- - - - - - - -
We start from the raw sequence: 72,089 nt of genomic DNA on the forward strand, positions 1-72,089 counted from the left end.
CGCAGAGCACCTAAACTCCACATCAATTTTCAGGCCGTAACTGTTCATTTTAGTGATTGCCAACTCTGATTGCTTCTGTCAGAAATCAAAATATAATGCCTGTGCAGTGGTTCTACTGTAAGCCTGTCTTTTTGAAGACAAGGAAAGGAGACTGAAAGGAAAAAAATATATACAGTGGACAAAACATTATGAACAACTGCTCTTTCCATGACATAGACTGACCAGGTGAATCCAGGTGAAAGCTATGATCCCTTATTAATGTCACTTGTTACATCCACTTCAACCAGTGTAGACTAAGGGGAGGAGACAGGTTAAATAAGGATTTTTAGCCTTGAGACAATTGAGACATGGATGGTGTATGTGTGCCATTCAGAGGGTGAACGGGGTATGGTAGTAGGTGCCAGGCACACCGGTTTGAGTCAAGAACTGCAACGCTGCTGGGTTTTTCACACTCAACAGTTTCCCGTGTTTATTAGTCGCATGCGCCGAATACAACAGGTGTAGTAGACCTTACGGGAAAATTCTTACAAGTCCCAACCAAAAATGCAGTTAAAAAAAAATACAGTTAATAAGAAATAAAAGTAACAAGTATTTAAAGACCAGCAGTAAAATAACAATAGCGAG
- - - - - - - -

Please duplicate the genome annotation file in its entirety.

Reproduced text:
We start from the raw sequence: 72,089 nt of genomic DNA on the forward strand, positions 1-72,089 counted from the left end.
CGCAGAGCACCTAAACTCCACATCAATTTTCAGGCCGTAACTGTTCATTTTAGTGATTGCCAACTCTGATTGCTTCTGTCAGAAATCAAAATATAATGCCTGTGCAGTGGTTCTACTGTAAGCCTGTCTTTTTGAAGACAAGGAAAGGAGACTGAAAGGAAAAAAATATATACAGTGGACAAAACATTATGAACAACTGCTCTTTCCATGACATAGACTGACCAGGTGAATCCAGGTGAAAGCTATGATCCCTTATTAATGTCACTTGTTACATCCACTTCAACCAGTGTAGACTAAGGGGAGGAGACAGGTTAAATAAGGATTTTTAGCCTTGAGACAATTGAGACATGGATGGTGTATGTGTGCCATTCAGAGGGTGAACGGGGTATGGTAGTAGGTGCCAGGCACACCGGTTTGAGTCAAGAACTGCAACGCTGCTGGGTTTTTCACACTCAACAGTTTCCCGTGTTTATTAGTCGCATGCGCCGAATACAACAGGTGTAGTAGACCTTACGGGAAAATTCTTACAAGTCCCAACCAAAAATGCAGTTAAAAAAAAATACAGTTAATAAGAAATAAAAGTAACAAGTATTTAAAGACCAGCAGTAAAATAACAATAGCGAG